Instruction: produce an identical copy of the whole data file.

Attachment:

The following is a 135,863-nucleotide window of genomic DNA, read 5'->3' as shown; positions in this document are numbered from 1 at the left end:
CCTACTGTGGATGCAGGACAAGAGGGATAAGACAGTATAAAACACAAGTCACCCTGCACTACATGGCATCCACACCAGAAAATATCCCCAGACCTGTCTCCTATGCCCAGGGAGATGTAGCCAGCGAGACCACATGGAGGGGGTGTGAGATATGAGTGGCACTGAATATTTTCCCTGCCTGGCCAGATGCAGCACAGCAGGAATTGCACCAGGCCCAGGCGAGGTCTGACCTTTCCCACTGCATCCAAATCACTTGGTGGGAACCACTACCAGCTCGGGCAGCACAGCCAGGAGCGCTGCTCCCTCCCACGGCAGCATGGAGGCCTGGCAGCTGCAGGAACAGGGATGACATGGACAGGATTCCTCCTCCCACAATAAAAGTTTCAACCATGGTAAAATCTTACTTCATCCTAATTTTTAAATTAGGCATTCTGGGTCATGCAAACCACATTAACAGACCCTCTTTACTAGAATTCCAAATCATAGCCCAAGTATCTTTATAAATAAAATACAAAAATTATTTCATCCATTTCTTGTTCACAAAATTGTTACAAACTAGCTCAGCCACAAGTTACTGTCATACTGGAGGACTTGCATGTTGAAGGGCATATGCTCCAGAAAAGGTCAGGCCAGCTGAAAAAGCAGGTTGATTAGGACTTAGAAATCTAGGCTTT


The following is a 135,863-nucleotide window of genomic DNA, read 5'->3' as shown; positions in this document are numbered from 1 at the left end:
CCTACTGTGGATGCAGGACAAGAGGGATAAGACAGTATAAAACACAAGTCACCCTGCACTACATGGCATCCACACCAGAAAATATCCCCAGACCTGTCTCCTATGCCCAGGGAGATGTAGCCAGCGAGACCACATGGAGGGGGTGTGAGATATGAGTGGCACTGAATATTTTCCCTGCCTGGCCAGATGCAGCACAGCAGGAATTGCACCAGGCCCAGGCGAGGTCTGACCTTTCCCACTGCATCCAAATCACTTGGTGGGAACCACTACCAGCTCGGGCAGCACAGCCAGGAGCGCTGCTCCCTCCCACGGCAGCATGGAGGCCTGGCAGCTGCAGGAACAGGGATGACATGGACAGGATTCCTCCTCCCACAATAAAAGTTTCAACCATGGTAAAATCTTACTTCATCCTAATTTTTAAATTAGGCATTCTGGGTCATGCAAACCACATTAACAGACCCTCTTTACTAGAATTCCAAATCATAGCCCAAGTATCTTTATAAATAAAATACAAAAATTATTTCATCCATTTCTTGTTCACAAAATTGTTACAAACTAGCTCAGCCACAAGTTACTGTCATACTGGAGGACTTGCATGTTGAAGGGCATATGCTCCAGAAAAGGTCAGGCCAGCTGAAAAAGCAGGTTGATTAGGACTTAGAAATCTAGGCTTT